LONDON, 11 Sep (APM) - AstraZeneca and Oxford University's experimental vaccine for coronavirus could still be available by the end of the year despite the trial being paused after a patent fell ill, according to the company's chief executive Pascal Soriot.
His comments were widely picked up in the press on Thursday, including the Guardian, Financial Times, Times, Telegraph and Daily Mail.
Speaking at an event hosted by the media group Tortoise, Soriot said it was not unusual to pause trials because of "adverse events".
He was unable to say when the trial would resume, but said "I still think we are on track for having a set of data that we would submit before the end of the year" for regulatory approval. The company "could still have a vaccine by the end of this year, early next year", depending on how fast the regulator moves, he added.
Soriot also said the company did not know what illness the patient had, after reports the symptom were consistent with transverse myelitis. "We don’t know if it's transverse myelitis … We don't know what the final diagnosis is."
AstraZeneca/Oxford pause Covid-19 vaccine trial after patient falls ill
AstraZeneca and Oxford University's decision to pause trials for their experimental Covid-19 vaccine after a patient fell ill was widely covered on Wednesday (APMHE 68824
The Guardian quoted UK Health Secretary Matt Hancock who said he was not overly concerned about the decision.
"This is a normal part of a vaccine development that, when you find a problem, the system is paused while you investigate that particular problem," he told LBC radio, said the paper.
The Telegraph said as recently as Monday, that Hancock said the vaccine could be ready by "the early months of next year", adding that production on the UK's batch has already begun.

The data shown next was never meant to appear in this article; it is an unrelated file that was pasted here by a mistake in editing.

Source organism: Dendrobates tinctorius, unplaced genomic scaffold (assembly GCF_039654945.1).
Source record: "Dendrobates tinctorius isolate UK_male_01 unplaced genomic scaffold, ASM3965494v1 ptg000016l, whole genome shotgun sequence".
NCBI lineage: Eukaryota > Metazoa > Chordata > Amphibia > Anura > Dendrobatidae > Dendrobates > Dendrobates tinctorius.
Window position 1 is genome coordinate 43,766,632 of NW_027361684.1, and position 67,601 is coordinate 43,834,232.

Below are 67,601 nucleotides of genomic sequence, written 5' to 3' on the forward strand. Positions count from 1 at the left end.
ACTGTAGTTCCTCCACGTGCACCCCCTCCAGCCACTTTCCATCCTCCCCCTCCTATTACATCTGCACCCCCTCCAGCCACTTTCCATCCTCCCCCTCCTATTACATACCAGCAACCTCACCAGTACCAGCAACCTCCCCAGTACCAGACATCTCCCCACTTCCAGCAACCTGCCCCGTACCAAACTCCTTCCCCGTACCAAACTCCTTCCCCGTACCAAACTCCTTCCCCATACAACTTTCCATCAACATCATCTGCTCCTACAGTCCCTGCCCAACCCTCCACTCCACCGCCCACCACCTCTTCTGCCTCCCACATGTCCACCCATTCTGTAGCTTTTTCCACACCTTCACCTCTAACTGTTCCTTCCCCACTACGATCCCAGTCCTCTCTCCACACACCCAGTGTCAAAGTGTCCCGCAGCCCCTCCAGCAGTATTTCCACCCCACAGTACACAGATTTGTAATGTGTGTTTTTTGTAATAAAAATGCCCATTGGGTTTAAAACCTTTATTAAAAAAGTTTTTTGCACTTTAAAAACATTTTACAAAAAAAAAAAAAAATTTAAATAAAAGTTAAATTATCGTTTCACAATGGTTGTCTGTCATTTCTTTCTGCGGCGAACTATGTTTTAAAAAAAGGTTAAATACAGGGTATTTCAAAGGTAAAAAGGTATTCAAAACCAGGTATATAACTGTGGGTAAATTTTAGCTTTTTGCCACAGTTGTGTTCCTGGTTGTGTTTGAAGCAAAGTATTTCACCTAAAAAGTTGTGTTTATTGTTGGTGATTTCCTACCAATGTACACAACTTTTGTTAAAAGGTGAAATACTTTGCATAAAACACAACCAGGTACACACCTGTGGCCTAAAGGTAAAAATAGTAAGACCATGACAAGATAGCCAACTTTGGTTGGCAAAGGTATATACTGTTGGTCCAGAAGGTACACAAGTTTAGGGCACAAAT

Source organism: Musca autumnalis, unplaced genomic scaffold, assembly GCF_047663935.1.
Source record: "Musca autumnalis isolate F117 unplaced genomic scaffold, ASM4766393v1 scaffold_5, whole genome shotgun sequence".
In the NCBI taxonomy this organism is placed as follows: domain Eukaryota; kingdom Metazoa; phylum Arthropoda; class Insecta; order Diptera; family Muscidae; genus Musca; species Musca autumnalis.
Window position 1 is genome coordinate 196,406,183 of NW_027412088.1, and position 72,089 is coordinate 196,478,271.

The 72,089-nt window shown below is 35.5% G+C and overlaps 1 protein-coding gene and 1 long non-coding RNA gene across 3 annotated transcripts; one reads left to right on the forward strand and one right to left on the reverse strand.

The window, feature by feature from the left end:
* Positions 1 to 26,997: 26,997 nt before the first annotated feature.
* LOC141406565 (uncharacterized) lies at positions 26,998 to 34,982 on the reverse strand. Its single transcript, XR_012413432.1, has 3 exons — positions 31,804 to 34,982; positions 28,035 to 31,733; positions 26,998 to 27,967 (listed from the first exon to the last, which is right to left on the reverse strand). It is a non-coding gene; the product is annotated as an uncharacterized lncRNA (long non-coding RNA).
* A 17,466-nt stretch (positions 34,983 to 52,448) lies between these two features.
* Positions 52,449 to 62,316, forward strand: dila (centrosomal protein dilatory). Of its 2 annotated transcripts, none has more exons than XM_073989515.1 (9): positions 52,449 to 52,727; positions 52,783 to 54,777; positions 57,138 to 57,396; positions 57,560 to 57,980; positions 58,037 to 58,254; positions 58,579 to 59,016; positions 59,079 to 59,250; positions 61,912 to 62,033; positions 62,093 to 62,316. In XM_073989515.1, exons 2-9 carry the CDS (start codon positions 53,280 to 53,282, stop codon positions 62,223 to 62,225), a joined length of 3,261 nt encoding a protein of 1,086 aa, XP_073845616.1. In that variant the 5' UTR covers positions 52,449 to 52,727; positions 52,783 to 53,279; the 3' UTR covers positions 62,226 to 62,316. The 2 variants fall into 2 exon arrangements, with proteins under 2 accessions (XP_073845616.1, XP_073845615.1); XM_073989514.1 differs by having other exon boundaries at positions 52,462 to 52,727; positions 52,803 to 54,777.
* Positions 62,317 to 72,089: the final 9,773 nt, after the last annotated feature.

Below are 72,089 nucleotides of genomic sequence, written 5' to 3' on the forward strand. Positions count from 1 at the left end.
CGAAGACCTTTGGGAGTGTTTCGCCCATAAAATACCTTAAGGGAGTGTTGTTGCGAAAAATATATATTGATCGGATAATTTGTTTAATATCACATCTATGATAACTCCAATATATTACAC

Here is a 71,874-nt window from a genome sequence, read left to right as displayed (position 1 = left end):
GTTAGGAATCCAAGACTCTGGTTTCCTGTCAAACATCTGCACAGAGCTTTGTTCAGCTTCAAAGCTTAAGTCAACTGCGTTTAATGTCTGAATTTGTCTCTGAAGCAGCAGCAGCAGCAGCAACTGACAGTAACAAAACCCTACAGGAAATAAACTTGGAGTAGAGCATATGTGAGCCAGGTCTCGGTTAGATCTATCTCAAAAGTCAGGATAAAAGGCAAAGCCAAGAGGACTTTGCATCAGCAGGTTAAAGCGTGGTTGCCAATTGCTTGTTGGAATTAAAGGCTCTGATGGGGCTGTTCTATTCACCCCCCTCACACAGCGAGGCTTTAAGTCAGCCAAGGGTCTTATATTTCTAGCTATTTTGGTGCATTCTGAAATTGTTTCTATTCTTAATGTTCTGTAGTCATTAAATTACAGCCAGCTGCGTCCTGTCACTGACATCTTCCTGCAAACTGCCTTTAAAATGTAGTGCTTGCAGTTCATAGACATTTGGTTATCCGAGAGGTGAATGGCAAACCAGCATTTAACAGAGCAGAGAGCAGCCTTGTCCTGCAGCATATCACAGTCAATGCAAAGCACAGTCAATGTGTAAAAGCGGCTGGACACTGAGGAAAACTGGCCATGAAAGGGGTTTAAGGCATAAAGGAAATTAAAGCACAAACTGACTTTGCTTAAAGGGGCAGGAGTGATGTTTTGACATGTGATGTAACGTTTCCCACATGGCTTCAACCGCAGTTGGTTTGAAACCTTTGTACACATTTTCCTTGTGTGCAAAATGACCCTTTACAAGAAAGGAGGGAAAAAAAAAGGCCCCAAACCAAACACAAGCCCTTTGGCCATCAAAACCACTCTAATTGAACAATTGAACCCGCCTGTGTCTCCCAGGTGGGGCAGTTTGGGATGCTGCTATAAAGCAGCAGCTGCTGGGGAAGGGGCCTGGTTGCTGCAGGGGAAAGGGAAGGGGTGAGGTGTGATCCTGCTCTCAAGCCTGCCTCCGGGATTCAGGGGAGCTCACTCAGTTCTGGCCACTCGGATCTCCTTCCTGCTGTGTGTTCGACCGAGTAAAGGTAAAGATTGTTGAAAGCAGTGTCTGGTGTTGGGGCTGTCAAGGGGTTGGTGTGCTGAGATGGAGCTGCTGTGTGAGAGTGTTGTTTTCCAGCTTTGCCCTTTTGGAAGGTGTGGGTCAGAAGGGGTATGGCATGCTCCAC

The Daily Mail said the development is a "major blow" to hopes for a vaccine to be ready by Christmas because the Oxford vaccine was considered by many to be the frontrunner.
The Times said the decision caused shares in AstraZeneca to fall as much as 2.8% on the London Stock Exchange. Oxford Biomedica, which has an agreement to manufacture the vaccine, saw shares fall as much as 13.4%, said the paper.
The FT said it is not unusual for clinical trials to be paused but described this as the "most scrutinised vaccine development process ever" and that any sign of potential negative effects could be seen as scuppering hopes to end the pandemic.
It quoted Paul Offit, an infectious disease expert on the FDA's vaccine advisory committee, who said AstraZeneca must investigate whether the side effect was caused by an immune reaction to the vaccine or is related to the patient's own medical history.
The Guardian on Wednesday quoted Anthony Fauci, director of the U.S. National Institute of Allergy and Infectious Diseases.
"It's really one of the safety valves that you have on clinical trials such as this, so it’s unfortunate that it happened. Hopefully, they’ll work it out and be able to proceed along with the remainder of the trial but you don’t know. They need to investigate it further."